8. Geoffrey Rush

Oscar: Best Actor, Shine (1996)
2011 movies: Pirates of the Caribbean: On Stranger Tides (33%)
Post-Oscar, pre-2011 Tomatometer avg.: 65.1%
Current post-Oscar Tomatometer avg.: 63.1%
TO (2011): 2.0 cubas

His Oscar-nominated role in last year’s The King’s Speech at least shows us that he’s not gone Full Hopkins yet. But what started with the first Pirates movie in 2003 seems to have developed into a full-blown paycheck addiction for Rush. Let’s hope he’s just building a sun room and not a castle.

7. Tom Hanks

Oscars: Best Actor, Philadelphia (1993); Best Actor, Forrest Gump (1994)
2011 movies: Larry Crowne (35%)
Post-Oscar, pre-2011 Tomatometer avg.: 73.3%
Current post-Oscar Tomatometer avg.: 71.1%
TO (2011): 2.2 cubas

Hanks has two Oscars and, apart from a couple missteps, he’s taken pretty good care of them. Still, it doesn’t take a Harvard symbologist to decode the subtext of Larry Crowne‘s reviews: Be careful, Tom.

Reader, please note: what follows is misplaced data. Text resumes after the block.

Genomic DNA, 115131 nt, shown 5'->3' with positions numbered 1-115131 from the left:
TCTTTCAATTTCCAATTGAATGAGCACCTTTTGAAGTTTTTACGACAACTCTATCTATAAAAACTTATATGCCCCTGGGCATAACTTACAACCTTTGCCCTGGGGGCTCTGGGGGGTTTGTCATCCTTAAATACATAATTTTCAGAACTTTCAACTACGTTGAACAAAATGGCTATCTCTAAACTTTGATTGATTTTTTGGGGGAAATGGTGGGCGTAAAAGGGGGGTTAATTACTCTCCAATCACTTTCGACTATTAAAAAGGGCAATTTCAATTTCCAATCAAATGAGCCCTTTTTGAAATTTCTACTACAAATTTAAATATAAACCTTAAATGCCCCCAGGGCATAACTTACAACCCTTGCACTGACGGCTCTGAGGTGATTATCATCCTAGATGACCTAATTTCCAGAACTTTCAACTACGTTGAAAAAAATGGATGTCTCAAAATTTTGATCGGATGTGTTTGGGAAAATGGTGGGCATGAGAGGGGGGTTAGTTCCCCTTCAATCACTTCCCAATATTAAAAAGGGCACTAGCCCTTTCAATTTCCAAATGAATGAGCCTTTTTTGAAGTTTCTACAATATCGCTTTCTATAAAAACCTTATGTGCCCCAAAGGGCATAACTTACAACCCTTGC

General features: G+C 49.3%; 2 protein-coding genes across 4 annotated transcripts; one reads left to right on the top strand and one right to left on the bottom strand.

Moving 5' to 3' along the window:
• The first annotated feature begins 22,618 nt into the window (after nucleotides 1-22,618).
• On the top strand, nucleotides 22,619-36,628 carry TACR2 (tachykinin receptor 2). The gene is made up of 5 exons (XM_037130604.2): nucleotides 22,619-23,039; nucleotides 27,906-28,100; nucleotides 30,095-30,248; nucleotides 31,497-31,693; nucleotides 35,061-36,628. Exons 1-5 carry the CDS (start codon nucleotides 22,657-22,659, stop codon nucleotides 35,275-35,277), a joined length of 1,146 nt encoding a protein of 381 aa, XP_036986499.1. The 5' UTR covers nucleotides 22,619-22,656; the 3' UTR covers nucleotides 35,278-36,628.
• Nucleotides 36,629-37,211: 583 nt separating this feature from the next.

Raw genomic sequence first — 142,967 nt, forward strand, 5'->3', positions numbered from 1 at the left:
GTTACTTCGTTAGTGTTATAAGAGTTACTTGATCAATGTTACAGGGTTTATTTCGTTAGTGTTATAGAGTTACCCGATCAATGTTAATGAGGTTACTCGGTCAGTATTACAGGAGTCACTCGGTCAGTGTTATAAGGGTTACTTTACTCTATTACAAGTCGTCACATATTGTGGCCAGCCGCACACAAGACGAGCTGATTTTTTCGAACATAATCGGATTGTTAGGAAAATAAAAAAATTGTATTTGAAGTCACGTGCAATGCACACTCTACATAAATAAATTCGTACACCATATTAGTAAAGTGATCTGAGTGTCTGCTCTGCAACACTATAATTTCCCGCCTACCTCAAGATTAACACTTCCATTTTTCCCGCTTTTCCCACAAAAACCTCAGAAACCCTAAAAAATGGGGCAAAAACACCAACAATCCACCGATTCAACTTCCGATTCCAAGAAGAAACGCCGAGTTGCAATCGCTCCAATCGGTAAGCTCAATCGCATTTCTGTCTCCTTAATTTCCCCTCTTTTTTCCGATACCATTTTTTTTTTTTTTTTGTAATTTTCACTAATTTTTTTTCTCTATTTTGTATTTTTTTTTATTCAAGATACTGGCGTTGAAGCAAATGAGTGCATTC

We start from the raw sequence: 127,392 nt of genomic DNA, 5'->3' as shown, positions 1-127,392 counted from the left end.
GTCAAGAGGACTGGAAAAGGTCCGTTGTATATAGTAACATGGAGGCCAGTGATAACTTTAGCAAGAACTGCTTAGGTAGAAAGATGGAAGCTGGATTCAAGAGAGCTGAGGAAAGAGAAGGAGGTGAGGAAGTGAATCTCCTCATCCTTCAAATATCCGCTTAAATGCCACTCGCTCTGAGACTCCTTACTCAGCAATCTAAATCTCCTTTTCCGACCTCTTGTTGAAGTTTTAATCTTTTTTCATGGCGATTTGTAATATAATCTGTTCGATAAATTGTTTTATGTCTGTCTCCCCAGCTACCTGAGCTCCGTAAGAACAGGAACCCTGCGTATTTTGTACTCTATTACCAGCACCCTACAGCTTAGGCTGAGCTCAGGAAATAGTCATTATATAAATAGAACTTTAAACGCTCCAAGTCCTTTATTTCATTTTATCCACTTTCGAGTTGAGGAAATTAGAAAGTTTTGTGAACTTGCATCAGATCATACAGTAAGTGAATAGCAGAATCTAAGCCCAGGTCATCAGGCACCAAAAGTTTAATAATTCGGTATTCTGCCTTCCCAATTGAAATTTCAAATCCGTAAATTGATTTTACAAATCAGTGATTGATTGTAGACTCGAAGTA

6. Frances McDormand

Oscar: Best Actress, Fargo (1996)
2011 movies: Transformers: Dark of the Moon (38%)
Post-Oscar, pre-2011 Tomatometer avg.: 68.2%
Current post-Oscar Tomatometer avg.: 65.7%
TO (2011): 2.5 cubas

Until this year, save only for 2005’s Aeon Flux (10%), McDormand’s post-award filmography was pretty spotless. But if she’s ever forced to deliver expository dialogue as heinous as the stuff in Dark of the Moon again (“You’re talking about a teleportation device!”), her Oscar might transform into a Golden Globe.

5. Penélope Cruz

Oscar: Best Supporting Actress, Vicky Cristina Barcelona (2008)
2011 movies: Pirates of the Caribbean: On Stranger Tides (33%)